(TNS) — Annapolis and Anne Arundel County announced a partnership Thursday to tackle traffic on Forest Drive — and it involves drones.
County Executive Steve Schuh and Mayor Mike Pantelides used the often-congested roadway as a backdrop for a memorandum of understanding that will create a cooperative effort to mitigate gridlock.
“This is not just a one-two punch — it’s a full-court press,” Pantelides said.
Forest Drive is a major traffic route that serves most of Annapolis, touching five of the eight wards. It’s also the major traffic artery serving communities outside the city on the lower Annapolis Neck Peninsula, such as Hillsmere, Arundel on the Bay and Bay Ridge.
It has been the focus of commuter ire and political attention for decades, a subject of regular complaints about chronically sluggish traffic and traffic jams created by accidents and roadwork. Most recently, concerns about increasing traffic have been a frequent criticism by opponents of new development along the corridor.
Under the agreement, the city and county will share information on land use, traffic patterns and other transportation factors to come up with new solutions for the Forest Drive corridor. The county and city formed a workgroup that will meet at least monthly to analyze traffic data and land-use policy.
The agreement centers on increased technology use.
The Annapolis Police Department will be using two drones to better assess accidents. Currently, traffic accident investigations require police officers to work out in the roadway, taking measurements, marking evidence and investigating damages.
Drones can take on some of that work. Operated by a trained officer, they can fly above the accident scene and take photos and measurements, then send the information back to the department. Each drone can fly up to 400 feet high, in accordance with Federal Aviation Administration regulations. They can withstand winds up to 12 mph and have a 30-minute flight duration on a single battery charge.
Each drone cost $1,100 and drone training costs $2,100 per officer, including the cost of drones, city police Chief Scott Baker said. There currently are two officers trained to operate the drone. Four crash investigators will be trained in the next few weeks, Baker said.
The department has purchased two new portable message boards, which will allow officers “to give drivers advanced notice and direction prior to getting to the issue that is causing the delay,” Baker said. The department also uses a new smartboard to train officers to keep traffic moving during an event.
The road is currently maintained jointly by the city and county. Under the agreement, the county will turn over its data on the road the city needs to “create, design and implement traffic management solutions for the Forest Drive corridor and the Annapolis Neck Peninsula” and vice versa.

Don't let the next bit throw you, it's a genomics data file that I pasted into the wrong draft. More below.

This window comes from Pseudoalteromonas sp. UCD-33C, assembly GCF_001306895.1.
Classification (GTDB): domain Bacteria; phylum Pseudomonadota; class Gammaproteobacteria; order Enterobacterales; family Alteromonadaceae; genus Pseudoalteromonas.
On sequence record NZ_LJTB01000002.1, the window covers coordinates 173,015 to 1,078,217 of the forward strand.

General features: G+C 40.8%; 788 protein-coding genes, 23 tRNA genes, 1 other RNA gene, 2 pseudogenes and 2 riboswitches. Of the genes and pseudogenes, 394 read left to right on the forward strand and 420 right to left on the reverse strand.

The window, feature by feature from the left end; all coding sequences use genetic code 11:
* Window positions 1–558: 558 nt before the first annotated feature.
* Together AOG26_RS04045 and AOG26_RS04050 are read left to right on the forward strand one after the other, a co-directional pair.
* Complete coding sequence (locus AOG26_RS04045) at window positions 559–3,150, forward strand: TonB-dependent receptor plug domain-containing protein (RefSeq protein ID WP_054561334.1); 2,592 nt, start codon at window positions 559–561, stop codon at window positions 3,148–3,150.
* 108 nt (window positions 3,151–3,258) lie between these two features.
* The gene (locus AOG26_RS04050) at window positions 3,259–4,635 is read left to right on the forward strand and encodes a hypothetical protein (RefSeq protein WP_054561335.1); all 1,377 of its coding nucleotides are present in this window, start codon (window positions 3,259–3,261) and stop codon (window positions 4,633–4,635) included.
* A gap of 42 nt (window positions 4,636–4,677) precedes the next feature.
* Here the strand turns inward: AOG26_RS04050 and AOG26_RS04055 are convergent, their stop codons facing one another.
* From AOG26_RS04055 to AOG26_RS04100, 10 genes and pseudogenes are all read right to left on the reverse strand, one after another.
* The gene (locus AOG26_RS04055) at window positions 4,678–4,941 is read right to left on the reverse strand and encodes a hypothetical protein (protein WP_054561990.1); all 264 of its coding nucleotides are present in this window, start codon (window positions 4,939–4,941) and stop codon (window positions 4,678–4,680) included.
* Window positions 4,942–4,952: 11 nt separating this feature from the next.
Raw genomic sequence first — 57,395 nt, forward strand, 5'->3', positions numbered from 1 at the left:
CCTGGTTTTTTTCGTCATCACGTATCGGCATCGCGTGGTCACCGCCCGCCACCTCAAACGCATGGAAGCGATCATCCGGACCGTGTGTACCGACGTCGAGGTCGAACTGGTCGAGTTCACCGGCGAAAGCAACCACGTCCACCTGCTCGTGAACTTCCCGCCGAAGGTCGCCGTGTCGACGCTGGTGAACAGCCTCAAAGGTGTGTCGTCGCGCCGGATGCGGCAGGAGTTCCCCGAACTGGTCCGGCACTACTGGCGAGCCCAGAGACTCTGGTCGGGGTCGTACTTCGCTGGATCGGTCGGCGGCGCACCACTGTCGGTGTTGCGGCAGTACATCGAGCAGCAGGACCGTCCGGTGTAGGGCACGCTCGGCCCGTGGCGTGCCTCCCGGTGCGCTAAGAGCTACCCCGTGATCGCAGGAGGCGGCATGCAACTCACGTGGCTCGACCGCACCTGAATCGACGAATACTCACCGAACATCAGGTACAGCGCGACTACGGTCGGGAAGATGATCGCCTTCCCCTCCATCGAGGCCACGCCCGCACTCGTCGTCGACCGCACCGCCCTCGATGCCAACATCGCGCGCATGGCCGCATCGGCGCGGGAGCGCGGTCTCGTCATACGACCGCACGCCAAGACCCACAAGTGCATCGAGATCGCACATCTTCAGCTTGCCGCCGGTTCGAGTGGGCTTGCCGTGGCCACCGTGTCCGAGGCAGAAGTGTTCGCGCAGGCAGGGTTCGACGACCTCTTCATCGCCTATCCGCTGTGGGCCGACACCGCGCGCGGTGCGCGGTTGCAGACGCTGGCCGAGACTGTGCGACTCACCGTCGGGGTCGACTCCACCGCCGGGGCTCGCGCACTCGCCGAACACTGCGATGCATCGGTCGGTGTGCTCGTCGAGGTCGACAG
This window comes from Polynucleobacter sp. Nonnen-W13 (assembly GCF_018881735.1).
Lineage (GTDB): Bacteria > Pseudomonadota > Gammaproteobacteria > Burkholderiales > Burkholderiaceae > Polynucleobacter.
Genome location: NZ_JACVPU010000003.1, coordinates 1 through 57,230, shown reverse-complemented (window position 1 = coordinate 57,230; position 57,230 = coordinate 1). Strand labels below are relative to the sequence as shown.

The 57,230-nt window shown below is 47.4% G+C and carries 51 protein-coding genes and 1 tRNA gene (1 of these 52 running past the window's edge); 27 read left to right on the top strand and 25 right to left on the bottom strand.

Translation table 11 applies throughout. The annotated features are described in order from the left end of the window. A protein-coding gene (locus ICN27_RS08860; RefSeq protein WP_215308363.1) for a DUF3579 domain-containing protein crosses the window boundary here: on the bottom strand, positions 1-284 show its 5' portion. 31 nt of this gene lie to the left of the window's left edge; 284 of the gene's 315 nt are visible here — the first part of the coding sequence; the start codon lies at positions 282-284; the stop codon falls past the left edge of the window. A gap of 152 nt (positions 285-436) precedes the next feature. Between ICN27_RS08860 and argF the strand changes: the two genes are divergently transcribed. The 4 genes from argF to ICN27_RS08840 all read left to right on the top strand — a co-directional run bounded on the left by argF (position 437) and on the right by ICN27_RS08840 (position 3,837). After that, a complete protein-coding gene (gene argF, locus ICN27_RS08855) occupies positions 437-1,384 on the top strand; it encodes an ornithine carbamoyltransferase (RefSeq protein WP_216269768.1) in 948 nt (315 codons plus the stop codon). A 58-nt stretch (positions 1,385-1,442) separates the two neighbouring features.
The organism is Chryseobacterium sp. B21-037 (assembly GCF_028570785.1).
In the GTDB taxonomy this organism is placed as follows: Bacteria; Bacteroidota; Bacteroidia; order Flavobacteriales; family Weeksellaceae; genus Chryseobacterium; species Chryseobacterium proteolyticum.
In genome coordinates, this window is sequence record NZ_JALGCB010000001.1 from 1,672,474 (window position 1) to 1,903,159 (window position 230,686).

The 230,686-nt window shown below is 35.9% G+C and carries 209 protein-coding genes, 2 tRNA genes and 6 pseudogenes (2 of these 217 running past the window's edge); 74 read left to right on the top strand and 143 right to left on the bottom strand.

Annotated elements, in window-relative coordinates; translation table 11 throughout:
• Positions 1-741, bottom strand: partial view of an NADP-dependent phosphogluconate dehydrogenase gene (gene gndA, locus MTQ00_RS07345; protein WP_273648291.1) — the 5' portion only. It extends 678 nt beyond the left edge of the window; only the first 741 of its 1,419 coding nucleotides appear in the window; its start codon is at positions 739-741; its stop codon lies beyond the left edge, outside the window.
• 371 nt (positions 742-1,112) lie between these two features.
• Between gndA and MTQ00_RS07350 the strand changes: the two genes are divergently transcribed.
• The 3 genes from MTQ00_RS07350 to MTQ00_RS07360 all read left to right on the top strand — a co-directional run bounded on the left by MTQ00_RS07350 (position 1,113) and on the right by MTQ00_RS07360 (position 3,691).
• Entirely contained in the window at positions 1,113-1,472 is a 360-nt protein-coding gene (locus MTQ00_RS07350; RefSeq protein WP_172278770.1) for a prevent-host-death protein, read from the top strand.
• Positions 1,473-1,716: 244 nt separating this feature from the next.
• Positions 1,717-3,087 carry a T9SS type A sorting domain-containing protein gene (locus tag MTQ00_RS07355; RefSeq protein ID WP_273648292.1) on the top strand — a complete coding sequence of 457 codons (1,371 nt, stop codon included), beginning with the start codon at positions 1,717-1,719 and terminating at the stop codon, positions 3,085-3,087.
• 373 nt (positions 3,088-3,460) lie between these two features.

The city, using its data, will refine the county’s regional travel forecast model. Eventually, Schuh said, the county will implement the refined model into a transportation master plan. The county will also install additional traffic monitoring cameras and adjust current cameras to more accurately capture traffic conditions and facilitate more timely traffic response.
“Ultimately, these tools and data will provide the city and county with a master traffic impact model covering the entire city and the Annapolis Neck peninsula,” Schuh said. “This will facilitate more comprehensive and reliable traffic impact and land-use analysis and most importantly, this will serve as a pilot that county government can apply to the other peninsulas around the region that face similar challenges.”
The agreement is the latest between the Pantelides and Schuh administrations, creating a closer working relationship between city and county governments. The county provides funding for city bus routes, which serve stops outside the city. The county Board of Elections ran Tuesday’s primary election in an effort to reduce problems that occurred in the 2013 city elections.
The announcement also comes just two days after Pantelides won the Republican primary for a second term. He will face Democrat Gavin Buckley in November.
Buckley indicated support for the partnership and said he’s looking forward to having a “bromance” with Schuh, should he capture the mayoral seat. He proposed widening shoulders and building pedestrian and biking infrastructure for easy access to businesses, Quiet Waters Park and Annapolis Middle School, where his children go.
Alderman Jared Littmann, who owns a business on Forest Drive, supported cooperation with the county but questioned the timing of the announcement. Alderman Ross Arnett, D-Ward 8, said there are solutions and studies in the 2009 plan that still have not been implemented.
“It all sounds good in the generalities, but getting to specifics … is the hard part,” Arnett said. “Every time I get into the discussion, we broaden the scope. That worries me.”